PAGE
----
Dignity to the end

Jan Britton helps guide families towards a dignified death.

DEATH is a journey everyone is going on, but one we don’t want to talk about, and there are countless euphemisms to avoid its very mention.

“Why do we have a problem with saying the four-letter word died?” Fremantle soul midwife Jan Britton says.

People prepare for a birth from the moment a baby is a twinkle in its parents eye, but death is a taboo subject, she says.

“We need to have the courage to talk about death and dying: Allay some fears, confusion, distress and even terror, and have some ownership of what we want when we are dying,” she says.

“We shouldn’t disempower ourselves by handing over this important event to others.”

As a 17-year-old nurse she was taught to “respectfully” wash a cadaver before it was taken to the mortuary, but nothing about the dying process.

“I didn’t have any understanding of this sacred journey as I tried to support and give advice and compassionate love to my patients and their families. What did I know about death and dying?”

Her work as a palliative care nurse inspired her to train as a soul midwife with Felicity Warner, who started the now-global Soul Midwife movement.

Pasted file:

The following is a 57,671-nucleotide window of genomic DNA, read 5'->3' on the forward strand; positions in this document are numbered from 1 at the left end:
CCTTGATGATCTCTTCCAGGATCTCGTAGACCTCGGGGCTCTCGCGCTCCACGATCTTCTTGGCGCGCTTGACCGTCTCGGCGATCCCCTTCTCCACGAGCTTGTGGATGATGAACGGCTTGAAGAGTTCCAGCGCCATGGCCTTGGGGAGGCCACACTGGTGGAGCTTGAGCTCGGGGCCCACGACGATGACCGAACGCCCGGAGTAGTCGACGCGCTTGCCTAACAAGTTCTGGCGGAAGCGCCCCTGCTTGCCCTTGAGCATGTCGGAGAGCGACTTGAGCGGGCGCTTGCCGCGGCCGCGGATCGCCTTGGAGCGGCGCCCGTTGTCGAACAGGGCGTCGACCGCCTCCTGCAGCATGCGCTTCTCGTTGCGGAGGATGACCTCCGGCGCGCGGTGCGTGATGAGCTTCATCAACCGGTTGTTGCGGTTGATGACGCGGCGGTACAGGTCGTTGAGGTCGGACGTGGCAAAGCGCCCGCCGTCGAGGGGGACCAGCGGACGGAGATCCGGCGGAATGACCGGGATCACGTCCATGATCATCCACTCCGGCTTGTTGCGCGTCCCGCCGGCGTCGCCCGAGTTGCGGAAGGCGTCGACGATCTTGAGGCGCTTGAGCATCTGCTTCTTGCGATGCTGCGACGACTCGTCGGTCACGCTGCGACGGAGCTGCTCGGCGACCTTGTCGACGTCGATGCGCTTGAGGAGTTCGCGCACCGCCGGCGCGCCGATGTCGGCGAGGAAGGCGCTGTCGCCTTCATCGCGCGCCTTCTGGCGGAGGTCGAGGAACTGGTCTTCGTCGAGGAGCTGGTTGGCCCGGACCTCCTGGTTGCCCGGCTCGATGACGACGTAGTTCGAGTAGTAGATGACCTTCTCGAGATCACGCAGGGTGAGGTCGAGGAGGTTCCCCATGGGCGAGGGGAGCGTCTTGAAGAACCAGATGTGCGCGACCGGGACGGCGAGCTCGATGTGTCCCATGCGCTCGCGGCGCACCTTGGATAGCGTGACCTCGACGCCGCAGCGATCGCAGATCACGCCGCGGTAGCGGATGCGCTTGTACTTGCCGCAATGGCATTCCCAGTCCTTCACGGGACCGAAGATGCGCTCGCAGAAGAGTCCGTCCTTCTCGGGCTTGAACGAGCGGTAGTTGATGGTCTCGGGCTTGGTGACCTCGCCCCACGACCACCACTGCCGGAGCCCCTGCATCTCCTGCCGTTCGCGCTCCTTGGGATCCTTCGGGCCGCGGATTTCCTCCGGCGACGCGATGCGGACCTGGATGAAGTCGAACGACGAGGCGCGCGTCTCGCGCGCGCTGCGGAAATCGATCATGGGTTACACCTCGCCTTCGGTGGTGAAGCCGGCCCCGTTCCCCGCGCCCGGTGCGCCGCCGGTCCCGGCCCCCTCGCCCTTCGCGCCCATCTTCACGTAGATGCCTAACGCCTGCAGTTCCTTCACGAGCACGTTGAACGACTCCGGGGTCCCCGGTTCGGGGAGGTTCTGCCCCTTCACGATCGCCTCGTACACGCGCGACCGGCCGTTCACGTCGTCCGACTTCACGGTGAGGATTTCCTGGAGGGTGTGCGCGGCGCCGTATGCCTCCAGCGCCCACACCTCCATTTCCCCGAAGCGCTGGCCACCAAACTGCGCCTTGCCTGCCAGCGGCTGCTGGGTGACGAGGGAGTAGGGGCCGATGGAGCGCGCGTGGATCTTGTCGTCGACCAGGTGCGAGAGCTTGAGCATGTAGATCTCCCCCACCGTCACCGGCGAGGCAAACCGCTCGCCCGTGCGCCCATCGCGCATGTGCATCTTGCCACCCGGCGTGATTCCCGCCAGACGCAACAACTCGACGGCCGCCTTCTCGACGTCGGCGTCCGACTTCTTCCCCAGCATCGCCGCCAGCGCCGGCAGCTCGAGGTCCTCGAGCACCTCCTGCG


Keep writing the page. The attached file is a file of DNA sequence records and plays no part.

Along with nursing and soul midwife work, Ms Britton runs workshops to teach people about achieving a peaceful and dignified end.

“It’s perfect for family members, friends, carers, volunteers or health professionals that have the honour of being with someone who is dying; whether it is at home, hospital, a hospice or aged care facility.”

The workshops cover simple techniques that can be used to console a dying person, from gentle music and burning essential oils to just holding their hand.

“We talk about the stages and how to sit vigil with someone,” Ms Britton says.

“It’s about loving kindness and support; letting them know you are there and love them.”

The workshops are at the Glyde-In community centre in East Fremantle, Saturday March 30, and at the Fremantle Meeting Place, Sunday March 31.

by JENNY D’ANGER

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